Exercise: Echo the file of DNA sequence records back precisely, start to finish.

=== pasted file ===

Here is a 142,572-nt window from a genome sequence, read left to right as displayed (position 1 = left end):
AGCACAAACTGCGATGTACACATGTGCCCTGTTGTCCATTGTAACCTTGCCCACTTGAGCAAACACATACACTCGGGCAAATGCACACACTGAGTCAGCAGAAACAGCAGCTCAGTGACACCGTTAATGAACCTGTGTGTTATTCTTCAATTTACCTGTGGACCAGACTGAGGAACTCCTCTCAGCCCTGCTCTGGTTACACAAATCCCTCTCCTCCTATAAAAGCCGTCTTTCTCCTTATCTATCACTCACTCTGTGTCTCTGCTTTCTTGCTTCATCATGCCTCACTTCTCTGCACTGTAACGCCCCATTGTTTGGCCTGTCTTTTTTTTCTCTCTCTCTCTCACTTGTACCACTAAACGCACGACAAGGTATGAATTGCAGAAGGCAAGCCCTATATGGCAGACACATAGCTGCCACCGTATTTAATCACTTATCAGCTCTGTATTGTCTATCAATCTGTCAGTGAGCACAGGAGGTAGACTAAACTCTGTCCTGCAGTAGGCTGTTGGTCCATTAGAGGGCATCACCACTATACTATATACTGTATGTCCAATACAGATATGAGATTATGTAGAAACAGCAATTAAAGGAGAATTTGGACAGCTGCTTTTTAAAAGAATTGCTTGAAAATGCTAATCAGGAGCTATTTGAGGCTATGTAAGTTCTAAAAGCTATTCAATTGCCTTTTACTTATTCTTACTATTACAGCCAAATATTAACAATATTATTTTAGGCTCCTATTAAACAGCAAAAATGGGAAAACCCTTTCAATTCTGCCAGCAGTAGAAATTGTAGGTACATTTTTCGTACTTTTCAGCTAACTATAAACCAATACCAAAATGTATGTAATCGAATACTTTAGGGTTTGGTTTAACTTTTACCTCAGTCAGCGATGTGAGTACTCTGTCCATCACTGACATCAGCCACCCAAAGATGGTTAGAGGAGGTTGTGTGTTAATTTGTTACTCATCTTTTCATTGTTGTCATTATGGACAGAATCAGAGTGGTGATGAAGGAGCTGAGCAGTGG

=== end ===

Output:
Here is a 142,572-nt window from a genome sequence, read left to right as displayed (position 1 = left end):
AGCACAAACTGCGATGTACACATGTGCCCTGTTGTCCATTGTAACCTTGCCCACTTGAGCAAACACATACACTCGGGCAAATGCACACACTGAGTCAGCAGAAACAGCAGCTCAGTGACACCGTTAATGAACCTGTGTGTTATTCTTCAATTTACCTGTGGACCAGACTGAGGAACTCCTCTCAGCCCTGCTCTGGTTACACAAATCCCTCTCCTCCTATAAAAGCCGTCTTTCTCCTTATCTATCACTCACTCTGTGTCTCTGCTTTCTTGCTTCATCATGCCTCACTTCTCTGCACTGTAACGCCCCATTGTTTGGCCTGTCTTTTTTTTCTCTCTCTCTCTCACTTGTACCACTAAACGCACGACAAGGTATGAATTGCAGAAGGCAAGCCCTATATGGCAGACACATAGCTGCCACCGTATTTAATCACTTATCAGCTCTGTATTGTCTATCAATCTGTCAGTGAGCACAGGAGGTAGACTAAACTCTGTCCTGCAGTAGGCTGTTGGTCCATTAGAGGGCATCACCACTATACTATATACTGTATGTCCAATACAGATATGAGATTATGTAGAAACAGCAATTAAAGGAGAATTTGGACAGCTGCTTTTTAAAAGAATTGCTTGAAAATGCTAATCAGGAGCTATTTGAGGCTATGTAAGTTCTAAAAGCTATTCAATTGCCTTTTACTTATTCTTACTATTACAGCCAAATATTAACAATATTATTTTAGGCTCCTATTAAACAGCAAAAATGGGAAAACCCTTTCAATTCTGCCAGCAGTAGAAATTGTAGGTACATTTTTCGTACTTTTCAGCTAACTATAAACCAATACCAAAATGTATGTAATCGAATACTTTAGGGTTTGGTTTAACTTTTACCTCAGTCAGCGATGTGAGTACTCTGTCCATCACTGACATCAGCCACCCAAAGATGGTTAGAGGAGGTTGTGTGTTAATTTGTTACTCATCTTTTCATTGTTGTCATTATGGACAGAATCAGAGTGGTGATGAAGGAGCTGAGCAGTGG